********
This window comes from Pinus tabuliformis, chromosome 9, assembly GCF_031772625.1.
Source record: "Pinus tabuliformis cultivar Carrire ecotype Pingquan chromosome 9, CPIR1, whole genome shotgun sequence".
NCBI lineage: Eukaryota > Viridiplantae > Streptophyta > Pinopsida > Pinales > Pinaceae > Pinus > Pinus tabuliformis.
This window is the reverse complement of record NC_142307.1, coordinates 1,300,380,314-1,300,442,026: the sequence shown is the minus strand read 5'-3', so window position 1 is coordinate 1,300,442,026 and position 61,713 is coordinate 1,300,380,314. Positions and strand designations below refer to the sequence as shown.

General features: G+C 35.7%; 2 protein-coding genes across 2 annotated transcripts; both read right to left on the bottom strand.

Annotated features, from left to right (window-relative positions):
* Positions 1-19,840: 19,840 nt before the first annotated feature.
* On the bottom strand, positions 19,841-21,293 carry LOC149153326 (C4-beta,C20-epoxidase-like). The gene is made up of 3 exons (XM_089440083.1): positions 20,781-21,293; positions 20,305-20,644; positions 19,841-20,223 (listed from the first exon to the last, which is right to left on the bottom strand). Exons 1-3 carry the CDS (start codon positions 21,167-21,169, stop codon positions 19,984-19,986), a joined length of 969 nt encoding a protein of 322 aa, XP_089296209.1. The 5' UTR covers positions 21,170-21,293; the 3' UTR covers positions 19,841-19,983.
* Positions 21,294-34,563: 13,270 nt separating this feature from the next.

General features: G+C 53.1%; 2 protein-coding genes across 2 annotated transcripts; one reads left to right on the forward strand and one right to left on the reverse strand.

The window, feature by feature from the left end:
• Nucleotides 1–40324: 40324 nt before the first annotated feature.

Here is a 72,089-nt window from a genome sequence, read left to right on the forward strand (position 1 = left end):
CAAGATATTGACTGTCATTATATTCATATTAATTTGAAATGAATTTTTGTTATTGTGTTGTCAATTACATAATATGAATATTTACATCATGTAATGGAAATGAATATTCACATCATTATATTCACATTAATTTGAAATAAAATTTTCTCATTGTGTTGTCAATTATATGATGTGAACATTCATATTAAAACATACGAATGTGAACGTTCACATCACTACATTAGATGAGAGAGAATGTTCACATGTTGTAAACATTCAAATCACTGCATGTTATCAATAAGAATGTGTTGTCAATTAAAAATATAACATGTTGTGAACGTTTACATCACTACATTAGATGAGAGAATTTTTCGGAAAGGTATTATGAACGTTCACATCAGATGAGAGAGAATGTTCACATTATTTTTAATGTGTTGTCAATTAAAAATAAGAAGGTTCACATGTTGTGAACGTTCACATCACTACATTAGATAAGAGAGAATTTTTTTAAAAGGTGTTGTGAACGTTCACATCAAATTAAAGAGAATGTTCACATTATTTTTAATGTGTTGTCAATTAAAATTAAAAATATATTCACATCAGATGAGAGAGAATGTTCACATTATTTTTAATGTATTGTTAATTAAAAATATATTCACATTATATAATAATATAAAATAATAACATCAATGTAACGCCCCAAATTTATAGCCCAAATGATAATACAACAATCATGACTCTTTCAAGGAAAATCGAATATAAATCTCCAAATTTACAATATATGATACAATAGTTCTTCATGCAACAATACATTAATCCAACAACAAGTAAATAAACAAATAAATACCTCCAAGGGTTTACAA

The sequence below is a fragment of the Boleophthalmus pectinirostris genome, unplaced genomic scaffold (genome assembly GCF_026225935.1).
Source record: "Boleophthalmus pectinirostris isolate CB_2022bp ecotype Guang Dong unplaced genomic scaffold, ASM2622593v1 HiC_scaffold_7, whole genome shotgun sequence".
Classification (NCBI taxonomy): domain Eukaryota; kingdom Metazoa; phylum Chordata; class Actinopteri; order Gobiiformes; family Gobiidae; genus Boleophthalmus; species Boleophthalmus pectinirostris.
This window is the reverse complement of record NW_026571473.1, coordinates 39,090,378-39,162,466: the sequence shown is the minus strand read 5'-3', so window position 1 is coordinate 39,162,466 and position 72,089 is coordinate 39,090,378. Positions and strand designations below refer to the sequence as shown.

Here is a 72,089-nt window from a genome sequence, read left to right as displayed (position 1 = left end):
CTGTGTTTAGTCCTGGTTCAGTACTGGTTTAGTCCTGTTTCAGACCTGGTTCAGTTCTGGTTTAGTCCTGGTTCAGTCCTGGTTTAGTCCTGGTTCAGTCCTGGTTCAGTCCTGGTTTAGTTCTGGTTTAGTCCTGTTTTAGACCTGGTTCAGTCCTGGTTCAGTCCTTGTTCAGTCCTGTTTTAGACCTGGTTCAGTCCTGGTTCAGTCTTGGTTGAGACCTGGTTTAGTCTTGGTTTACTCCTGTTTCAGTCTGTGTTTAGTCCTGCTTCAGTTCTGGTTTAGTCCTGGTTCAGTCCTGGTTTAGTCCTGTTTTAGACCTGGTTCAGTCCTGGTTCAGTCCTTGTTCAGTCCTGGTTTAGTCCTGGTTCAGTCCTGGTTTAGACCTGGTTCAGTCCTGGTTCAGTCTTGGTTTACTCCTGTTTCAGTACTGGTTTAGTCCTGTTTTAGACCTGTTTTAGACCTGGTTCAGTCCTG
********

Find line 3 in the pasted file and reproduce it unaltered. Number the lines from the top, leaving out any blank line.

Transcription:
NCBI lineage: Eukaryota > Viridiplantae > Streptophyta > Pinopsida > Pinales > Pinaceae > Pinus > Pinus tabuliformis.